The complete post can be viewed easily on the following page…

retired at 24
retired at 24

people will learn to live within their means or they will be homeless after this economic collapse

Movingonup!
Movingonup!

I'm finding out next week whether or not our corporate office is shutting down my office. I'm saving as fast as I can!

fwp
fwp

@donny, atwater, and savings account
yes, i agree. ramsey's suggestion here is that 1000 is the minimum, base amount at first. later on in the list of baby steps and after paying off your debts, he does discuss the step of building your e-fund even more to 3-6 months' worth of funds.

@stocks
that's awesome; good job! how long do you think it might take you to reach 1000? do you have your sights set on any particular account at this time (although certainly rates constantly change!)?

@wayne
congrats! that's quite a feat. it's great that you actually tried out the different ways, and have found that ramsey's way works out for you.

thanks everyone, for taking the time to read, and to offer comments/feedback.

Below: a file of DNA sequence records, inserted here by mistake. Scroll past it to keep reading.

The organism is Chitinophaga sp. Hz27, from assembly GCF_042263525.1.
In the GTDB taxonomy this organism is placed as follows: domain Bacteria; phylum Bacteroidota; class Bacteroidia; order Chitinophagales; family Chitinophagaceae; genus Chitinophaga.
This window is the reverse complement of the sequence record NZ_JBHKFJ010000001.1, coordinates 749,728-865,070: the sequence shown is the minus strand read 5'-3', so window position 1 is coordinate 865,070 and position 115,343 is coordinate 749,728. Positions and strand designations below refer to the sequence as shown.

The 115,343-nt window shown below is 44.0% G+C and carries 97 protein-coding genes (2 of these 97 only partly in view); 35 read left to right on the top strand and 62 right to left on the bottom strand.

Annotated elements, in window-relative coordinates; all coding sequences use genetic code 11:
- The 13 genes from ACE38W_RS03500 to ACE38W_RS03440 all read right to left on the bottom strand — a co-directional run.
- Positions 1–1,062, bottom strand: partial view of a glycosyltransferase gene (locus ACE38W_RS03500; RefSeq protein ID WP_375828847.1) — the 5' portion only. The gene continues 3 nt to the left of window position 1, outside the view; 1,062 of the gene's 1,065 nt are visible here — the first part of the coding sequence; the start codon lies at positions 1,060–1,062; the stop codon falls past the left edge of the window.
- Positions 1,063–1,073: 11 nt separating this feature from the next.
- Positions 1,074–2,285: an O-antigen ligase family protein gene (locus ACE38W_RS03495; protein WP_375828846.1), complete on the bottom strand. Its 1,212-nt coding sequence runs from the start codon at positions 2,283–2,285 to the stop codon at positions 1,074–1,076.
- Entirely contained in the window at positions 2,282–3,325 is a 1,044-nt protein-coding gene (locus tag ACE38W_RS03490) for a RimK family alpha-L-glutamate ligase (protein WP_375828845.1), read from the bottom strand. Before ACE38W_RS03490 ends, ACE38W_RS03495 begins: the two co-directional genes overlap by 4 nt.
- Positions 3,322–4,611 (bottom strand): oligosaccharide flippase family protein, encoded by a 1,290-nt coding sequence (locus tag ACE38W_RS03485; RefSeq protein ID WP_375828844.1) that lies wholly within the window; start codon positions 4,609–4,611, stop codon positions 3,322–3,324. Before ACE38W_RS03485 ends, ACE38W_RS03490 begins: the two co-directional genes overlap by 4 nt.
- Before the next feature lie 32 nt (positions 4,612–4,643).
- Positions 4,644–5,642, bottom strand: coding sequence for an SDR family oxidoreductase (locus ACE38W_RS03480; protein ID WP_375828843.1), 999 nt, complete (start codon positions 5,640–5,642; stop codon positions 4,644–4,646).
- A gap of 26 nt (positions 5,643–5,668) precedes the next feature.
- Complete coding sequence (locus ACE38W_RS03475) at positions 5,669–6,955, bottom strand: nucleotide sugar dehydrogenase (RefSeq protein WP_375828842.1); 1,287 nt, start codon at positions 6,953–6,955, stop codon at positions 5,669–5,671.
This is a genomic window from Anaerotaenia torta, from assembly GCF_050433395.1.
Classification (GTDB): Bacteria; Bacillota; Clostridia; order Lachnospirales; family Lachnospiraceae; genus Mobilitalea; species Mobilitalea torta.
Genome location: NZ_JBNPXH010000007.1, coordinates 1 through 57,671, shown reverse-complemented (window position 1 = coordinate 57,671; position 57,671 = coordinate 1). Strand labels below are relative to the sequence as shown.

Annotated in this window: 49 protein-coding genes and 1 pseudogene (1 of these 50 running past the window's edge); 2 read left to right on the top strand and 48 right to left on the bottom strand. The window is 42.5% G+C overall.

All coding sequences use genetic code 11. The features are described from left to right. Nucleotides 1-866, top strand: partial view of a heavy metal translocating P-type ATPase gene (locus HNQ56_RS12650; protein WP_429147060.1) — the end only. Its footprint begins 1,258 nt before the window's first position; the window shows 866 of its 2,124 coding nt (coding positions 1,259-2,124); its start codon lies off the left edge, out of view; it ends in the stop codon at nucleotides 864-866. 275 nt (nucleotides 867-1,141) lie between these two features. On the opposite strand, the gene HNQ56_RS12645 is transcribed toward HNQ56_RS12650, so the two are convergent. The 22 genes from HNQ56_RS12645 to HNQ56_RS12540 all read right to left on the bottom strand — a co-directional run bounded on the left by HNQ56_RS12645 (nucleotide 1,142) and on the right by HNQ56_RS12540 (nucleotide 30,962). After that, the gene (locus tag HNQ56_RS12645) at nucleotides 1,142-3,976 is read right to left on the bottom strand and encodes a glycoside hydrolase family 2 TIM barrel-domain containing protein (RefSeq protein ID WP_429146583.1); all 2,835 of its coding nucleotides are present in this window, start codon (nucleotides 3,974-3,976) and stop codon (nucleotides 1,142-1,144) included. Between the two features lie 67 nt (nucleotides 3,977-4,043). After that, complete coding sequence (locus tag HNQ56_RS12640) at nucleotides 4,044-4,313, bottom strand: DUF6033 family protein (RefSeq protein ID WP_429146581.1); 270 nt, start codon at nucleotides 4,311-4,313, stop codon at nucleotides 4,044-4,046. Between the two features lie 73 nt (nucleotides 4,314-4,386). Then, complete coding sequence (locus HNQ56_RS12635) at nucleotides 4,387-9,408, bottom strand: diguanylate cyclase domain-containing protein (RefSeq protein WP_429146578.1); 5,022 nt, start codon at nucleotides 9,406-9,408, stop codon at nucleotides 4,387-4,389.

certainly, no one way necessarily works for everyone; this is just one method out of many. choose what works best for you, as long as you keep reducing that debt and building wealth satisfactorily!

fwp
fwp

@traciatism and nick
certainly i see your points of views -- it was a rather difficult decision to make initially, as noted in the story. i agree mostly with the idea that you want to think with your head, and not with your emotions. for this situation, my head tells me that i want to stay as far away as possible from remaining dependent on lines of credit. setting/saving up an emergency fund may also help you discipline yourself for future money-related decisions.

wayne
wayne

To everyone dogging the idea. You are going on the assumption that you can just pay down and pay down, and no emergency is going to come along and drive your 12%int balance back up. EMERGENCIES HAPPEN! I've tried it both ways. The 'apply that money to the highest int rate' method didn't work, the Dave Ramsey way did. This way, as the balance goes down, it stays down.